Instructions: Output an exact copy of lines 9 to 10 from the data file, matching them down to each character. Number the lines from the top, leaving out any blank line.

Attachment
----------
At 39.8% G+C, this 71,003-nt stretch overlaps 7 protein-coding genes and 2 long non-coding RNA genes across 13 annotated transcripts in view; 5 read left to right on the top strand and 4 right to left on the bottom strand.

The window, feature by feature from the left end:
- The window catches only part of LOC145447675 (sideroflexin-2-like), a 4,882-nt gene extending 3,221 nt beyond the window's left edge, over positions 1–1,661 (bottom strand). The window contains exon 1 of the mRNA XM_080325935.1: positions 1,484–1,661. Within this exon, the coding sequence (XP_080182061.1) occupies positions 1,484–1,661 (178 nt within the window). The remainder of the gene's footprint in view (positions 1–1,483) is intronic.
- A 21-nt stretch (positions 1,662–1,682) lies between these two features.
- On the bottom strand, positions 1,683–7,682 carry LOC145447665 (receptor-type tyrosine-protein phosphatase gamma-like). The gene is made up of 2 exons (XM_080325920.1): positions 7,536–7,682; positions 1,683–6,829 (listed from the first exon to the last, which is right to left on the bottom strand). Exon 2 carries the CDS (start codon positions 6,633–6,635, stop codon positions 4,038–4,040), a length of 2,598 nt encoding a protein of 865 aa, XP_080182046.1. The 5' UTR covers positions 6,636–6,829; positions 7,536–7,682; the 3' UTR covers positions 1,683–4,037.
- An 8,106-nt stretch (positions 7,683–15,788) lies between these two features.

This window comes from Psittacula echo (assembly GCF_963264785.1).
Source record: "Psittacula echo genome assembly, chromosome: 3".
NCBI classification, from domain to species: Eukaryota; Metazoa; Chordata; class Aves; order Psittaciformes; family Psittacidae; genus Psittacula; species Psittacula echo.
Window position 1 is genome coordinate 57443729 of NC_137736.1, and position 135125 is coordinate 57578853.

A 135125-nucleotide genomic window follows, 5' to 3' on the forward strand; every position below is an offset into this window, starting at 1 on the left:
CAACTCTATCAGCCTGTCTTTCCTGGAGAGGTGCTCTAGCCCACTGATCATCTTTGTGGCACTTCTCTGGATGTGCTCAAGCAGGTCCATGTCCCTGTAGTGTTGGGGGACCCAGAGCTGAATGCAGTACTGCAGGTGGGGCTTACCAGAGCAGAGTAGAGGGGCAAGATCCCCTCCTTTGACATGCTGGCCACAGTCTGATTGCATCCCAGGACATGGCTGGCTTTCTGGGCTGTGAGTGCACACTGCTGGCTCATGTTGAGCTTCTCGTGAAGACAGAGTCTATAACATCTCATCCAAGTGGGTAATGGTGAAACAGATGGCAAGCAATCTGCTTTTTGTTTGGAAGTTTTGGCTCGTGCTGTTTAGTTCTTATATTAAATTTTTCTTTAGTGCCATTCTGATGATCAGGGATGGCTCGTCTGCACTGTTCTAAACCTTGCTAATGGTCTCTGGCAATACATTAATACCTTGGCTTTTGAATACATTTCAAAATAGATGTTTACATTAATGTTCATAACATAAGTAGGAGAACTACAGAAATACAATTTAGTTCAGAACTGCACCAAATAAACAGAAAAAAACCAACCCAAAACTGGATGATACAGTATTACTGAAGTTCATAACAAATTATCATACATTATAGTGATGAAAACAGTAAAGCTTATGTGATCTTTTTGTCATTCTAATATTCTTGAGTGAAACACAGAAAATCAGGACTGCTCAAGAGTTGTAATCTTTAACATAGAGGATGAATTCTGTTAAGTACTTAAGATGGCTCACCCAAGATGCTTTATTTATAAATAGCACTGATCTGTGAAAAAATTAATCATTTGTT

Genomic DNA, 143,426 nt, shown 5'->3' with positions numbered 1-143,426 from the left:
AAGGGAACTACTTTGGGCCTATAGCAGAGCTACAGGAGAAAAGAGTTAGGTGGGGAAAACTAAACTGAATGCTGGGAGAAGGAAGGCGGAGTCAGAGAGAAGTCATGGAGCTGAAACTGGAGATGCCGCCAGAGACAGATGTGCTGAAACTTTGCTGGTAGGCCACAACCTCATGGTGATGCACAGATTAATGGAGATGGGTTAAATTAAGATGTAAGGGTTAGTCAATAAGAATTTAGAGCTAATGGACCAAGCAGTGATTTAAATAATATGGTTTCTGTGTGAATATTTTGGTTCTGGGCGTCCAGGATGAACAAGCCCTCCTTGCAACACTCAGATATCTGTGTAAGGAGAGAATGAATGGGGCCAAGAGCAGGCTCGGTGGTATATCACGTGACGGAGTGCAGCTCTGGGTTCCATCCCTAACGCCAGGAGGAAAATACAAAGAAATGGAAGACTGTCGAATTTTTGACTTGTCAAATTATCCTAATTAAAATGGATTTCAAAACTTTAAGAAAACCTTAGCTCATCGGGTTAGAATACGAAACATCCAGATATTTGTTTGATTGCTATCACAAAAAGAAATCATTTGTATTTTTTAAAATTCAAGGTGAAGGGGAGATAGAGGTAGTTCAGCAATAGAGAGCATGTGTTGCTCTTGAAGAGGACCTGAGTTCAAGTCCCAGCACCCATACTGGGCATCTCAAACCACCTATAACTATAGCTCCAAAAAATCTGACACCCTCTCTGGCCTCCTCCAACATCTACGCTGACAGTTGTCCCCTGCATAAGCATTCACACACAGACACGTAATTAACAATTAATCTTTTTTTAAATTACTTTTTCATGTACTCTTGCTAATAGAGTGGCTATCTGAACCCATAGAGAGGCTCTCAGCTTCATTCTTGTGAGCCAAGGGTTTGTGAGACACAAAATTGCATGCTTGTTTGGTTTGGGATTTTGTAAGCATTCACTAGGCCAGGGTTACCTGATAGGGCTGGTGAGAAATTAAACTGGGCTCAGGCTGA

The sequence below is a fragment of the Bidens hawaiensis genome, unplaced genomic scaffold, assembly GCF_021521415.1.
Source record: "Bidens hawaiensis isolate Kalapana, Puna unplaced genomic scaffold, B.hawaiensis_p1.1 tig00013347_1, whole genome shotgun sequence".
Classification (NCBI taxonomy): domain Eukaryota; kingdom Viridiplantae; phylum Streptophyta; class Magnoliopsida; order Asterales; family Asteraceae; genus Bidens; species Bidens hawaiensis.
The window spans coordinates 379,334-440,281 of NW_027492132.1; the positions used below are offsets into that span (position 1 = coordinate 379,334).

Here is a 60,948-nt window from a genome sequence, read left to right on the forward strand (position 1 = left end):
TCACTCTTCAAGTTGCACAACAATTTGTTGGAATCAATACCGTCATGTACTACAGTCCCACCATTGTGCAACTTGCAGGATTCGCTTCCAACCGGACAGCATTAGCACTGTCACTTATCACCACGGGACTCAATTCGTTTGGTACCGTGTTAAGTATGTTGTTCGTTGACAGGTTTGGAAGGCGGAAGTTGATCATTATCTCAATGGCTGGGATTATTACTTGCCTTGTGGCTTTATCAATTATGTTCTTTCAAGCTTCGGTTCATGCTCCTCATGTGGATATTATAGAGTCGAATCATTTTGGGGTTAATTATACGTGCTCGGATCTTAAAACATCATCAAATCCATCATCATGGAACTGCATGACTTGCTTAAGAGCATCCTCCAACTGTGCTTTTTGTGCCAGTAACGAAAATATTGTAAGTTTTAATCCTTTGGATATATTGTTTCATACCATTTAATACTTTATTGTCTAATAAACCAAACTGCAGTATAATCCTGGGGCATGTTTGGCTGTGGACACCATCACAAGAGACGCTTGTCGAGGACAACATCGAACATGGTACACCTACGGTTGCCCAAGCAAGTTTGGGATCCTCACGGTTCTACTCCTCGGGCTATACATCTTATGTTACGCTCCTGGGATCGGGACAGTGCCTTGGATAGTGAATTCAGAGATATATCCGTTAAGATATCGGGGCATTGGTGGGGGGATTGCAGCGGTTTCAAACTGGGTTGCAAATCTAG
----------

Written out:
NCBI classification, from domain to species: Eukaryota; Metazoa; Chordata; class Aves; order Psittaciformes; family Psittacidae; genus Psittacula; species Psittacula echo.
Window position 1 is genome coordinate 57443729 of NC_137736.1, and position 135125 is coordinate 57578853.